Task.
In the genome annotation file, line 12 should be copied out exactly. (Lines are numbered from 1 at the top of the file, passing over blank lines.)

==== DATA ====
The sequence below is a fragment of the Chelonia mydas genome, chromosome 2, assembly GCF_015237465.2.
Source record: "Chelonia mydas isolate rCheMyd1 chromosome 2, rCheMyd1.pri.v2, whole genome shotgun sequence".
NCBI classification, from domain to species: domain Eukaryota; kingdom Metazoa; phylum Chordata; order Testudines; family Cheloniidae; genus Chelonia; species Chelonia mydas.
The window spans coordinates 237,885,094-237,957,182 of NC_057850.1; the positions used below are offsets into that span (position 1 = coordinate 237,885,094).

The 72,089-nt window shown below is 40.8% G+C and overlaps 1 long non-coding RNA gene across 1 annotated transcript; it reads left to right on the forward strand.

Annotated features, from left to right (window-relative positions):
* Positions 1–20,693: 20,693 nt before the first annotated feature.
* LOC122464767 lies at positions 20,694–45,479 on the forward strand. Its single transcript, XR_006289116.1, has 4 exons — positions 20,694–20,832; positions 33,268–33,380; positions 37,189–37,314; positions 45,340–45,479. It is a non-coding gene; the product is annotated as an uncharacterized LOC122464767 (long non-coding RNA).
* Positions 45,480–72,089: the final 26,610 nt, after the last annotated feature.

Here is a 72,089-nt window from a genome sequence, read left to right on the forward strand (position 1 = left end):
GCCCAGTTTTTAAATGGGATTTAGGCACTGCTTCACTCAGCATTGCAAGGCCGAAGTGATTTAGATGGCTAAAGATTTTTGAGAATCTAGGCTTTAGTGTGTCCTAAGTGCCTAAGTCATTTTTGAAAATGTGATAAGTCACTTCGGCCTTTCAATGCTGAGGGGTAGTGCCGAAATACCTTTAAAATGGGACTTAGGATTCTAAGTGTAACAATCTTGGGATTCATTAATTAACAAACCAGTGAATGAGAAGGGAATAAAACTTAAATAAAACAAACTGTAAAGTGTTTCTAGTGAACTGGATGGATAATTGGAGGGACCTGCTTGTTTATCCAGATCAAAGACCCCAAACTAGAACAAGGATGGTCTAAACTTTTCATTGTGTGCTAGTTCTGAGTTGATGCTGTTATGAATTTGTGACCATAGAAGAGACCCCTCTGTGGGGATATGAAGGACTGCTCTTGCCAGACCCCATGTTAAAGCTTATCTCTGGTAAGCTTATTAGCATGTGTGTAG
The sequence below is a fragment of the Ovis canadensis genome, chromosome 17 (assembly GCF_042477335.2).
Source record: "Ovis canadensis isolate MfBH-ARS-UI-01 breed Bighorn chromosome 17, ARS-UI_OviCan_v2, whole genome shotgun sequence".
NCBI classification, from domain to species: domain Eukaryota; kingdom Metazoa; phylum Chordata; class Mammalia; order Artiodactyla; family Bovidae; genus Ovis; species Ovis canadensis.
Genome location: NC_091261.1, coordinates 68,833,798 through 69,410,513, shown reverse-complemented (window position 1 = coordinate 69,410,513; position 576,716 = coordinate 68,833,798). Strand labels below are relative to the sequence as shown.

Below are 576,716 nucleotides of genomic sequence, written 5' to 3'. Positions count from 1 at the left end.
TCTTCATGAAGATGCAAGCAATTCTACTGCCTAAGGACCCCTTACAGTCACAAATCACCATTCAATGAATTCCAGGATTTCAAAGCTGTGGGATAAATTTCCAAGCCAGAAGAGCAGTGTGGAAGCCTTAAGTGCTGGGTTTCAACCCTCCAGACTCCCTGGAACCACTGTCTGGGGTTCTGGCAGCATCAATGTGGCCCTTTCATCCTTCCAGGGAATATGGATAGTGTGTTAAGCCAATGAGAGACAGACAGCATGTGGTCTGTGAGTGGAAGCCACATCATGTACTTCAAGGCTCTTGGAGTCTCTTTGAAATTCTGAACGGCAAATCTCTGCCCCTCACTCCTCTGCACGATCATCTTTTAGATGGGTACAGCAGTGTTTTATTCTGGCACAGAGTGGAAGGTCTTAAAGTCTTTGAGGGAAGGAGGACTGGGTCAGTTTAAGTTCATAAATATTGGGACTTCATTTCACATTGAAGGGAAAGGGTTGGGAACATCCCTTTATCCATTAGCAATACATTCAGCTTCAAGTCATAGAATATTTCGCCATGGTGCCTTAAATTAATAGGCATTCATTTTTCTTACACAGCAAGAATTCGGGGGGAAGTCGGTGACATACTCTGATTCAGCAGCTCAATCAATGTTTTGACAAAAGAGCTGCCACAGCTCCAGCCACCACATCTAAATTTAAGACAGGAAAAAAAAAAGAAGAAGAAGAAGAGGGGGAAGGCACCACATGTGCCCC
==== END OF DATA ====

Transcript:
The sequence below is a fragment of the Ovis canadensis genome, chromosome 17 (assembly GCF_042477335.2).